Recently, This American Life on NPR aired a very intriguing episode about Americans on disability. It's worth an hour of your time.
Unbeknownst to many, a great investment battle raged during the 1960s between two future greats. Buffett bested his old co worker every year except one.
Quote from Ackman, "I'm rich already. I don't need this. This is a moral obligation."
Herbalife, a company that sells weight loss shakes, vitamins and other similar products, is worth billions of dollars. The company has been around for more than 30 years, and it's traded on the New York Stock Exchange.
Bill Ackman thinks the whole thing is a pyramid scheme.Not surprisingly, Herbalife disagrees.
Ackman manages a hedge fund that has shorted more than a billion dollars' worth of Herbalife stock. If the stock falls — and Ackman says he thinks it will fall all the way to zero — the fund will make money.
On today's show, we talk to Ackman and to Herbalife. And we consider what it means when an investor bets that a company will fail
Classic. I personally love when he keeps rolling through the outro music.
@Valueprax posed a great question to me on Twitter over the weekend-
I actually have two answers to this one. On a high level, my overall portfolio is based upon Walter Schloss's investment philosophy of investing in a wide array of cheap stocks like SCND*. As Schloss said, “I also liked the idea of owning a number of stocks. Warren Buffett is happy with owning a few stocks and he is right if he’s Warren but you aren’t, you have to do it the way that’s comfortable for you and I like to sleep nights.” Generally with pink sheet stocks there’s always a problem, it’s just a question of how big. I make the assumption that a few of these investments will blow up, most will do OK, and few will fix their issues and become home runs. At the end of the day, the winners will outpace the losers.
To get more company specific, my first concern with all my investments is liquid assets. I really like knowing that the company has minimal to no debt and that I could roll in there, liquidate the firm, and turn a profit. SCND fits the criteria by having 1.11/share in cash and a debt to equity ratio of .05. On a similar note, it pains me to pay more than tangible book value on any investment. SCND exceeds here again by selling for .55 of TBV. I know what you’re thinking, “But Jeff, what about the earnings?” Truth be told they’re currently horrible and it remains unclear if their acquisition of Fluorometrix will add any value. We know it has increased their costs, which further melts our ice cube, but at least I’m not standing in lukewarm water….yet. I could run some numbers, make a projection, and give myself a false sense of hope but at the end of the day the world remains a very unpredictable place. Let’s look at some scenarios.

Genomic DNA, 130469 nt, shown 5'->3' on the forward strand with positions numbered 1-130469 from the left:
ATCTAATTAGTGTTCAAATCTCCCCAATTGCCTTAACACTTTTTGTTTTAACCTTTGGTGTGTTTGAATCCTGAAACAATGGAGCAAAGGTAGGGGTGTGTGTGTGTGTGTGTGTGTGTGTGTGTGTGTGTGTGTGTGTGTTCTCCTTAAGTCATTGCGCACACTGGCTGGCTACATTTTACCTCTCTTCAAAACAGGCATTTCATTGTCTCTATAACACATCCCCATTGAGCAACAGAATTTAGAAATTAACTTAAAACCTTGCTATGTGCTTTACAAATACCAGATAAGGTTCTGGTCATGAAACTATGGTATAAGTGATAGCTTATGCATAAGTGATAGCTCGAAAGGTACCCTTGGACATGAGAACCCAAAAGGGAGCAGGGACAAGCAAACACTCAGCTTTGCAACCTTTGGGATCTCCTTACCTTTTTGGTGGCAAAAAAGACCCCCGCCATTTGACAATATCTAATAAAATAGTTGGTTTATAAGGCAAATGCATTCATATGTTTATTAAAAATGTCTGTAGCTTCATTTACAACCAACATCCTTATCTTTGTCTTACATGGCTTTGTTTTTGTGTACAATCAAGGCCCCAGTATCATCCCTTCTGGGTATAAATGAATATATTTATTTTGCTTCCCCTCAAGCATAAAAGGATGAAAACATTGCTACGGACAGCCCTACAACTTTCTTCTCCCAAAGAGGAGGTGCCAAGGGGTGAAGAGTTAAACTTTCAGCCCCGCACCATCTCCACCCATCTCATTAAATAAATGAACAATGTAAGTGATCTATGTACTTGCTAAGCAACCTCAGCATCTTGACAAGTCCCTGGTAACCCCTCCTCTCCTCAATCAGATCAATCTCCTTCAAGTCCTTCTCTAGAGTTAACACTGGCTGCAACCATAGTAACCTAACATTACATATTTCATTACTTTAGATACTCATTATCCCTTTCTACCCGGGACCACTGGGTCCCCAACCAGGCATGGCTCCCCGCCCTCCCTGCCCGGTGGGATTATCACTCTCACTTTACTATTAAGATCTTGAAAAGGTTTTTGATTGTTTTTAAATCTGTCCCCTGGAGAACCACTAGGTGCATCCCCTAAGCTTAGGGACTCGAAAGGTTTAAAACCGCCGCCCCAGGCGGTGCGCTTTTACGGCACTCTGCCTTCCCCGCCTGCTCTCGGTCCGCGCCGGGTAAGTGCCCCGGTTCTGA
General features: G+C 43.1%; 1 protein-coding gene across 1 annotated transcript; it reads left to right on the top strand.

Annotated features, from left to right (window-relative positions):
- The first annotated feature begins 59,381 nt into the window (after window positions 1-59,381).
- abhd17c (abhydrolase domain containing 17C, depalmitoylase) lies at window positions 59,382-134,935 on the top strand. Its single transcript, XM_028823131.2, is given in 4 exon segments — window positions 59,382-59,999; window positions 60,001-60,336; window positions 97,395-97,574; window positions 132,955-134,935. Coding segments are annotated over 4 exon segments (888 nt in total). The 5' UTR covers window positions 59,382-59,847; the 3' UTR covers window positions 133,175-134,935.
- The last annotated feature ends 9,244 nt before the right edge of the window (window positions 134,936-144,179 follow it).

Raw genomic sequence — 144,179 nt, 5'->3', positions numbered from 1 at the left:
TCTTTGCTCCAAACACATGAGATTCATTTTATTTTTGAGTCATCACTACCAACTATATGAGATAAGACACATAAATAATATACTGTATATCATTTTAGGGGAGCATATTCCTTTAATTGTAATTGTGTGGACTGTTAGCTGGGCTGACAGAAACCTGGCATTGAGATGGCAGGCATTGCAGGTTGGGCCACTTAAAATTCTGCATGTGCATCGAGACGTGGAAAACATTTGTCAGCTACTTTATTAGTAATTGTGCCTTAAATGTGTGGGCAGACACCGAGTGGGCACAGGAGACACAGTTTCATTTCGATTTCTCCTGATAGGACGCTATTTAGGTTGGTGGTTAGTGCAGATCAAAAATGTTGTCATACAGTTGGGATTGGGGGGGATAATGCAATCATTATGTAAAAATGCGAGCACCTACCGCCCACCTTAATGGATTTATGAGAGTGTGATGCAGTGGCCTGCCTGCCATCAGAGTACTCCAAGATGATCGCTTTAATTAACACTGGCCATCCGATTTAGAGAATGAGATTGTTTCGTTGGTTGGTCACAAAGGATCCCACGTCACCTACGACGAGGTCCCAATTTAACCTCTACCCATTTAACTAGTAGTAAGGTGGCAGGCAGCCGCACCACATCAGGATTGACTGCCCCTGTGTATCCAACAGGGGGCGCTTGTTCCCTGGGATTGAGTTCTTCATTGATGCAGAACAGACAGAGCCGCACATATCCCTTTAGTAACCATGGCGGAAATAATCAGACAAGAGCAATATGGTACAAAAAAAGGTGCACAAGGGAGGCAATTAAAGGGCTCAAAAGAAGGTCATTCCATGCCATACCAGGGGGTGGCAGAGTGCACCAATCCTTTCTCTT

World 1-Revenue stagnates further, operating costs continue to increase, and profits continue to suffer. Much of the desirable cash balance recedes along with TBV. Obviously, at this point, the stock is a sell but I take comfort knowing my losses will probably be minimal as I’m purchasing at an already steep discount to the current TBV.
World 2- The company gets bought out, the acquisition adds value, management cuts costs, or etc. Champagne rains from the sky and I’m hailed a hero and a prophet. In this world, we’re looking at least getting back to 1x tangible book value if not more. That means at a minimum, the return is 80%+ from the current valuation.
To sum up, I’m not worried because this just seems like an attractive risk/reward situation where management has skin in the game. Could this blow up on me? Sure. However, I take comfort in knowing I have a little time to review how the company progresses over the next year while minimizing my downside due to the discounted price I paid.
*(Side note: Tweedy Brown wrote a paper about this a while back. You can find it by clicking here)